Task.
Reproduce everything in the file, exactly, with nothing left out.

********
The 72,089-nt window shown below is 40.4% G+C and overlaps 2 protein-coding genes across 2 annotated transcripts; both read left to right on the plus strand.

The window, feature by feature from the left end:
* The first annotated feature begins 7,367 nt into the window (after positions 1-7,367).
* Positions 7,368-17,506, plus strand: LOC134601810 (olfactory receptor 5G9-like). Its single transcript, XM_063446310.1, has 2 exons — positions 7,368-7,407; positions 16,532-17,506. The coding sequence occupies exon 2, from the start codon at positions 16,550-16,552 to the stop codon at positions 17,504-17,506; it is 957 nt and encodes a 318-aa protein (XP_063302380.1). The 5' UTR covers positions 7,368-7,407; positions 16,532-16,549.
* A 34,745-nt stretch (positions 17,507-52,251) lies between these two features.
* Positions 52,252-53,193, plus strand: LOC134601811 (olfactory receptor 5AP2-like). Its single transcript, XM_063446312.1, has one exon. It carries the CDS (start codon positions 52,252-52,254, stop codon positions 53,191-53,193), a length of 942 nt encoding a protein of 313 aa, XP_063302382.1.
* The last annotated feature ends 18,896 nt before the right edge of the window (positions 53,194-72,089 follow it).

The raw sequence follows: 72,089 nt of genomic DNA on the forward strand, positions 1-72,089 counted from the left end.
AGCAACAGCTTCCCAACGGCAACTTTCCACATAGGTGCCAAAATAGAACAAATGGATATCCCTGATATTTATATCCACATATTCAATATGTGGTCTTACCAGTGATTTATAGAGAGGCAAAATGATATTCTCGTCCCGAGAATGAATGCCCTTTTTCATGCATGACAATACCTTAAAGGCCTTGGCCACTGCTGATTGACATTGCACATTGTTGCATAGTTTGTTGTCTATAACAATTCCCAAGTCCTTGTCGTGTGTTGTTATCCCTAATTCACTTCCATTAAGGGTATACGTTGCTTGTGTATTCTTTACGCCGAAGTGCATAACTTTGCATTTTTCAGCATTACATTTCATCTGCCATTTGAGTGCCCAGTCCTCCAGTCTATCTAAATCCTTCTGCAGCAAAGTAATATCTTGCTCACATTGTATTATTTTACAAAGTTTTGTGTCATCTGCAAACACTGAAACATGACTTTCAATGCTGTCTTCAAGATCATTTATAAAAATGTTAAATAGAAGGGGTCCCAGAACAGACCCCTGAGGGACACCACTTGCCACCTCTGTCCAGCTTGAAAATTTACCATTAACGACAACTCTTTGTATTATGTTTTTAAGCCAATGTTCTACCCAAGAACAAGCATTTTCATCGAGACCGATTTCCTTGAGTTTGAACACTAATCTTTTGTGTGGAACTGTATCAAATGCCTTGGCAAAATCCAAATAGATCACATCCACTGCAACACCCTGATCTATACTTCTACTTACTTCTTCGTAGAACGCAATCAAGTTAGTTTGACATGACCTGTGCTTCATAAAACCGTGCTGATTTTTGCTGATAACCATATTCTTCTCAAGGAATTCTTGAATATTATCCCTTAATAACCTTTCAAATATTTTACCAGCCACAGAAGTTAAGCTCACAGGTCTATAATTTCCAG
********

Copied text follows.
The 72,089-nt window shown below is 40.4% G+C and overlaps 2 protein-coding genes across 2 annotated transcripts; both read left to right on the plus strand.

The window, feature by feature from the left end:
* The first annotated feature begins 7,367 nt into the window (after positions 1-7,367).
* Positions 7,368-17,506, plus strand: LOC134601810 (olfactory receptor 5G9-like). Its single transcript, XM_063446310.1, has 2 exons — positions 7,368-7,407; positions 16,532-17,506. The coding sequence occupies exon 2, from the start codon at positions 16,550-16,552 to the stop codon at positions 17,504-17,506; it is 957 nt and encodes a 318-aa protein (XP_063302380.1). The 5' UTR covers positions 7,368-7,407; positions 16,532-16,549.
* A 34,745-nt stretch (positions 17,507-52,251) lies between these two features.
* Positions 52,252-53,193, plus strand: LOC134601811 (olfactory receptor 5AP2-like). Its single transcript, XM_063446312.1, has one exon. It carries the CDS (start codon positions 52,252-52,254, stop codon positions 53,191-53,193), a length of 942 nt encoding a protein of 313 aa, XP_063302382.1.
* The last annotated feature ends 18,896 nt before the right edge of the window (positions 53,194-72,089 follow it).

The raw sequence follows: 72,089 nt of genomic DNA on the forward strand, positions 1-72,089 counted from the left end.
AGCAACAGCTTCCCAACGGCAACTTTCCACATAGGTGCCAAAATAGAACAAATGGATATCCCTGATATTTATATCCACATATTCAATATGTGGTCTTACCAGTGATTTATAGAGAGGCAAAATGATATTCTCGTCCCGAGAATGAATGCCCTTTTTCATGCATGACAATACCTTAAAGGCCTTGGCCACTGCTGATTGACATTGCACATTGTTGCATAGTTTGTTGTCTATAACAATTCCCAAGTCCTTGTCGTGTGTTGTTATCCCTAATTCACTTCCATTAAGGGTATACGTTGCTTGTGTATTCTTTACGCCGAAGTGCATAACTTTGCATTTTTCAGCATTACATTTCATCTGCCATTTGAGTGCCCAGTCCTCCAGTCTATCTAAATCCTTCTGCAGCAAAGTAATATCTTGCTCACATTGTATTATTTTACAAAGTTTTGTGTCATCTGCAAACACTGAAACATGACTTTCAATGCTGTCTTCAAGATCATTTATAAAAATGTTAAATAGAAGGGGTCCCAGAACAGACCCCTGAGGGACACCACTTGCCACCTCTGTCCAGCTTGAAAATTTACCATTAACGACAACTCTTTGTATTATGTTTTTAAGCCAATGTTCTACCCAAGAACAAGCATTTTCATCGAGACCGATTTCCTTGAGTTTGAACACTAATCTTTTGTGTGGAACTGTATCAAATGCCTTGGCAAAATCCAAATAGATCACATCCACTGCAACACCCTGATCTATACTTCTACTTACTTCTTCGTAGAACGCAATCAAGTTAGTTTGACATGACCTGTGCTTCATAAAACCGTGCTGATTTTTGCTGATAACCATATTCTTCTCAAGGAATTCTTGAATATTATCCCTTAATAACCTTTCAAATATTTTACCAGCCACAGAAGTTAAGCTCACAGGTCTATAATTTCCAG